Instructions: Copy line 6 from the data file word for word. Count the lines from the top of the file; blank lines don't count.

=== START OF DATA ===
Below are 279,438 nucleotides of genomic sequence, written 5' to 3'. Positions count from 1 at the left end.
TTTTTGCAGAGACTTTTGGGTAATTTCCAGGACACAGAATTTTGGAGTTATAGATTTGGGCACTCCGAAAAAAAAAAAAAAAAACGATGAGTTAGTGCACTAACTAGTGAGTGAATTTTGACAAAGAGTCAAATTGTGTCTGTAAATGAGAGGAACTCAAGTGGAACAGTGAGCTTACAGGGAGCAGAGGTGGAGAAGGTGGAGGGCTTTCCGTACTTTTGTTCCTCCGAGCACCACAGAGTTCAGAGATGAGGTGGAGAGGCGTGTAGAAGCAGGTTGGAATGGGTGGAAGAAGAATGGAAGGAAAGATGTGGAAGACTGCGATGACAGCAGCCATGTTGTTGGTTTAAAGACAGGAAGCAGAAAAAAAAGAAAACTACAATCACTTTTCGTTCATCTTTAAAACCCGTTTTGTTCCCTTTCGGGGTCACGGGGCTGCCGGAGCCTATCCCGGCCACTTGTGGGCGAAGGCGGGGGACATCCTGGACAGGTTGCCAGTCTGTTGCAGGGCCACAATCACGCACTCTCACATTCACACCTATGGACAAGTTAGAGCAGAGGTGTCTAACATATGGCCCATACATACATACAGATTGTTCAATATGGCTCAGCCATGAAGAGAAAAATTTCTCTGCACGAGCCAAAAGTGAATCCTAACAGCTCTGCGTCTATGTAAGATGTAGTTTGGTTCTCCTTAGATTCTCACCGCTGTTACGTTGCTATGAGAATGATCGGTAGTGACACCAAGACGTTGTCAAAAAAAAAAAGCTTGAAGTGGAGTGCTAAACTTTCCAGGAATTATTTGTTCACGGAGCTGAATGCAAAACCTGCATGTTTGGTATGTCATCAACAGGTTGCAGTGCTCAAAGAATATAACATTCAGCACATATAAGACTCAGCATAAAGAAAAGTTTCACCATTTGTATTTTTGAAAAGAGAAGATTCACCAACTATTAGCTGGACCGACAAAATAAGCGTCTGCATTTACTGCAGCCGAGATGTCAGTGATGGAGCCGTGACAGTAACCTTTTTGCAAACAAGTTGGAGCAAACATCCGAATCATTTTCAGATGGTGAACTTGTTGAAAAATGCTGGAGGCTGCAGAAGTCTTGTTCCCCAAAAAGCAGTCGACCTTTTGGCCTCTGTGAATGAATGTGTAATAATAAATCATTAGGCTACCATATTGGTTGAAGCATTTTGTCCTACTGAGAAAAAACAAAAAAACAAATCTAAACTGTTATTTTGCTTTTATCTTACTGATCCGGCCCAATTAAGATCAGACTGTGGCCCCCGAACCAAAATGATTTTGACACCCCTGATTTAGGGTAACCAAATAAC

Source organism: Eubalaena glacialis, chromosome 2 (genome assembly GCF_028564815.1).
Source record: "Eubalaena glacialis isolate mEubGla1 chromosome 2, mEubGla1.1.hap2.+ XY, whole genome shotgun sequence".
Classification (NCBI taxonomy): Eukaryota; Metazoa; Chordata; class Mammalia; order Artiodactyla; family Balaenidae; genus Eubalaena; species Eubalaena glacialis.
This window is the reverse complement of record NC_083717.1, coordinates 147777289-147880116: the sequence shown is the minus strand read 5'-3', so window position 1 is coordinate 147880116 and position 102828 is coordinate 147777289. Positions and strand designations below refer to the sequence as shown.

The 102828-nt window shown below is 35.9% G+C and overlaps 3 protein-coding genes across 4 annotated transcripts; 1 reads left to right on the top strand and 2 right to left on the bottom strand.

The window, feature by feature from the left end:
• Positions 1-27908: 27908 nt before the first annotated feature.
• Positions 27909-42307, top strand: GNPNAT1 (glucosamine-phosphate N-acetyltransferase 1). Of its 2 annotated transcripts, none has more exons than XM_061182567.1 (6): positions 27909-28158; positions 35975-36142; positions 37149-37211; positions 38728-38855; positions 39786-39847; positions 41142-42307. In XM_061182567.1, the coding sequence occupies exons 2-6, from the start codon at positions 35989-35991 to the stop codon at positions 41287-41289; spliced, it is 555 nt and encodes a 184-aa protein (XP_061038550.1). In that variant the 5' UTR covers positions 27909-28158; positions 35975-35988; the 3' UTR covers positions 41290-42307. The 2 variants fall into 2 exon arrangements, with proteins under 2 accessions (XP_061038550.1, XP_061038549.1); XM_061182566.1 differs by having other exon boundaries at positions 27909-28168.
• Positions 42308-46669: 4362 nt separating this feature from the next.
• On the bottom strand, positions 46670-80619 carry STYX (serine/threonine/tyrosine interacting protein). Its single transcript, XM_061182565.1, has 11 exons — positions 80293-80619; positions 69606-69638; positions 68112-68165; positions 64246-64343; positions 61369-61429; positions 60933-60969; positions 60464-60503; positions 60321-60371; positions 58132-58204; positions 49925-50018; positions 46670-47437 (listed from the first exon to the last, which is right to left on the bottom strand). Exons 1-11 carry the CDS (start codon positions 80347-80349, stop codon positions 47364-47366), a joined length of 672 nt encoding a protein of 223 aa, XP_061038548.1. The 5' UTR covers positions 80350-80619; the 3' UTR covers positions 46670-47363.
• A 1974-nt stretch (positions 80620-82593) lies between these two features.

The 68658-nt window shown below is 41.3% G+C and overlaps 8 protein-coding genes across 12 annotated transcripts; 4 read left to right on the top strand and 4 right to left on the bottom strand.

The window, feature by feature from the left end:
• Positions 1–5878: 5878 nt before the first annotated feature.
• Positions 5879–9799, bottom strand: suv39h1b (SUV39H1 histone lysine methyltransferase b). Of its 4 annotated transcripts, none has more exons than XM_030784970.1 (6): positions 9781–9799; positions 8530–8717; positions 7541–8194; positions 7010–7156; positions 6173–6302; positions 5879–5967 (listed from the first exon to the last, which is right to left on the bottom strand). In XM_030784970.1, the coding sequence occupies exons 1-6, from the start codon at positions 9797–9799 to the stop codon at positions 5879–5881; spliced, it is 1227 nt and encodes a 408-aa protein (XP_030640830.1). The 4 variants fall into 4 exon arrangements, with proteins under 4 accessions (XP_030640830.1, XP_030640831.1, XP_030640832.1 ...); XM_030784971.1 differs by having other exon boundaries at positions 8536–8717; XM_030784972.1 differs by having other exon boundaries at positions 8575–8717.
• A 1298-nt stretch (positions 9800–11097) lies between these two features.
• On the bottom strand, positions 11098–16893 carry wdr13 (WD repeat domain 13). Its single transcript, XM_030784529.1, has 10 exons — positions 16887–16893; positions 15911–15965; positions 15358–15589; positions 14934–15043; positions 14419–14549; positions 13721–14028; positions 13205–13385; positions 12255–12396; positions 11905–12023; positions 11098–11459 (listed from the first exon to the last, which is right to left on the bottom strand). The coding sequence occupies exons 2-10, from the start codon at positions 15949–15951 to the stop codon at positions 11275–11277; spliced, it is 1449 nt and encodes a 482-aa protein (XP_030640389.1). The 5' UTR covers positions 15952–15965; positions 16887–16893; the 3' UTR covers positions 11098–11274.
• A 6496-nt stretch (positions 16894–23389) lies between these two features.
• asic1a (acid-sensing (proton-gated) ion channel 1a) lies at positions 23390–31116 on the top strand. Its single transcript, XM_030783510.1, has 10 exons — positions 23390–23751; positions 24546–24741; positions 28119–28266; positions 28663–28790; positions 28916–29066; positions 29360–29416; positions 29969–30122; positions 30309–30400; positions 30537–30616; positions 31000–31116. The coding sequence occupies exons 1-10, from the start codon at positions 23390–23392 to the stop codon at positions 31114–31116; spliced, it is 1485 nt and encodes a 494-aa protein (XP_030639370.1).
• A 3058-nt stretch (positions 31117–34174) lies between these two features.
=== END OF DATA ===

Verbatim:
This window is the reverse complement of record NC_083717.1, coordinates 147777289-147880116: the sequence shown is the minus strand read 5'-3', so window position 1 is coordinate 147880116 and position 102828 is coordinate 147777289. Positions and strand designations below refer to the sequence as shown.